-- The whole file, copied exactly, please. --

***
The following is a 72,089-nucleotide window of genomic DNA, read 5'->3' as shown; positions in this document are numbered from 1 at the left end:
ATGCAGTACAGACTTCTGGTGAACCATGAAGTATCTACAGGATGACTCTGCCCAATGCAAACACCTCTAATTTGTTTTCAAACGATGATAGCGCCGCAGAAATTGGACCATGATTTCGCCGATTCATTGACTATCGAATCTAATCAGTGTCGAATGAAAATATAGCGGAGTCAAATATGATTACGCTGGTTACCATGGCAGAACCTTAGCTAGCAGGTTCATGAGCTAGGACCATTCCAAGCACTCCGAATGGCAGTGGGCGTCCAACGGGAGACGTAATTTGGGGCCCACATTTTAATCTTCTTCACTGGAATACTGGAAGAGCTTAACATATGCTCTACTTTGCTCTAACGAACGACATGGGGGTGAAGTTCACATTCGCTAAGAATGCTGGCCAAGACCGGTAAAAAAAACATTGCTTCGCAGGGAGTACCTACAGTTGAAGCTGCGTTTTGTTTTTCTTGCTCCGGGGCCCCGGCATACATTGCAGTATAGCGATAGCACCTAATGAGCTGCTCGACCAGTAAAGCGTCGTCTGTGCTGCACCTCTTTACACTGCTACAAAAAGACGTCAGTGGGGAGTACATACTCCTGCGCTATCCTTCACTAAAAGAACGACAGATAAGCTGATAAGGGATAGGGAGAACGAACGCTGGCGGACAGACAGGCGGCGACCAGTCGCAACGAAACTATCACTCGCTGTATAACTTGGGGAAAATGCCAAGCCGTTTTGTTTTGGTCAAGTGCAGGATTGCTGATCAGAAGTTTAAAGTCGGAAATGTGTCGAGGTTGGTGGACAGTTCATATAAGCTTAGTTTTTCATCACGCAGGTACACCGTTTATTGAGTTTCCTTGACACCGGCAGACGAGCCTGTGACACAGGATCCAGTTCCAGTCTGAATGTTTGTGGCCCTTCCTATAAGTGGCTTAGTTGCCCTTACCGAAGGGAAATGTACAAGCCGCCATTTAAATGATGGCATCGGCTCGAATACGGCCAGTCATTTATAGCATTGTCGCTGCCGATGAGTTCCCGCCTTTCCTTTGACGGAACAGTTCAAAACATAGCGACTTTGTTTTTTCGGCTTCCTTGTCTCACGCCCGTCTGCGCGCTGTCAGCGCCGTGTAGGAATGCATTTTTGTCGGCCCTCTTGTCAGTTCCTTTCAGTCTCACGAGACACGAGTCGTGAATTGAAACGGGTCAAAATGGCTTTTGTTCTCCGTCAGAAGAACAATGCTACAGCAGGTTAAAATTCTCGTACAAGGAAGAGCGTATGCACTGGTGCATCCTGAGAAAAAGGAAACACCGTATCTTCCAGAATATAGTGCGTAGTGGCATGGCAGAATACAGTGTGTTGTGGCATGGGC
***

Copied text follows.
The following is a 72,089-nucleotide window of genomic DNA, read 5'->3' as shown; positions in this document are numbered from 1 at the left end:
ATGCAGTACAGACTTCTGGTGAACCATGAAGTATCTACAGGATGACTCTGCCCAATGCAAACACCTCTAATTTGTTTTCAAACGATGATAGCGCCGCAGAAATTGGACCATGATTTCGCCGATTCATTGACTATCGAATCTAATCAGTGTCGAATGAAAATATAGCGGAGTCAAATATGATTACGCTGGTTACCATGGCAGAACCTTAGCTAGCAGGTTCATGAGCTAGGACCATTCCAAGCACTCCGAATGGCAGTGGGCGTCCAACGGGAGACGTAATTTGGGGCCCACATTTTAATCTTCTTCACTGGAATACTGGAAGAGCTTAACATATGCTCTACTTTGCTCTAACGAACGACATGGGGGTGAAGTTCACATTCGCTAAGAATGCTGGCCAAGACCGGTAAAAAAAACATTGCTTCGCAGGGAGTACCTACAGTTGAAGCTGCGTTTTGTTTTTCTTGCTCCGGGGCCCCGGCATACATTGCAGTATAGCGATAGCACCTAATGAGCTGCTCGACCAGTAAAGCGTCGTCTGTGCTGCACCTCTTTACACTGCTACAAAAAGACGTCAGTGGGGAGTACATACTCCTGCGCTATCCTTCACTAAAAGAACGACAGATAAGCTGATAAGGGATAGGGAGAACGAACGCTGGCGGACAGACAGGCGGCGACCAGTCGCAACGAAACTATCACTCGCTGTATAACTTGGGGAAAATGCCAAGCCGTTTTGTTTTGGTCAAGTGCAGGATTGCTGATCAGAAGTTTAAAGTCGGAAATGTGTCGAGGTTGGTGGACAGTTCATATAAGCTTAGTTTTTCATCACGCAGGTACACCGTTTATTGAGTTTCCTTGACACCGGCAGACGAGCCTGTGACACAGGATCCAGTTCCAGTCTGAATGTTTGTGGCCCTTCCTATAAGTGGCTTAGTTGCCCTTACCGAAGGGAAATGTACAAGCCGCCATTTAAATGATGGCATCGGCTCGAATACGGCCAGTCATTTATAGCATTGTCGCTGCCGATGAGTTCCCGCCTTTCCTTTGACGGAACAGTTCAAAACATAGCGACTTTGTTTTTTCGGCTTCCTTGTCTCACGCCCGTCTGCGCGCTGTCAGCGCCGTGTAGGAATGCATTTTTGTCGGCCCTCTTGTCAGTTCCTTTCAGTCTCACGAGACACGAGTCGTGAATTGAAACGGGTCAAAATGGCTTTTGTTCTCCGTCAGAAGAACAATGCTACAGCAGGTTAAAATTCTCGTACAAGGAAGAGCGTATGCACTGGTGCATCCTGAGAAAAAGGAAACACCGTATCTTCCAGAATATAGTGCGTAGTGGCATGGCAGAATACAGTGTGTTGTGGCATGGGC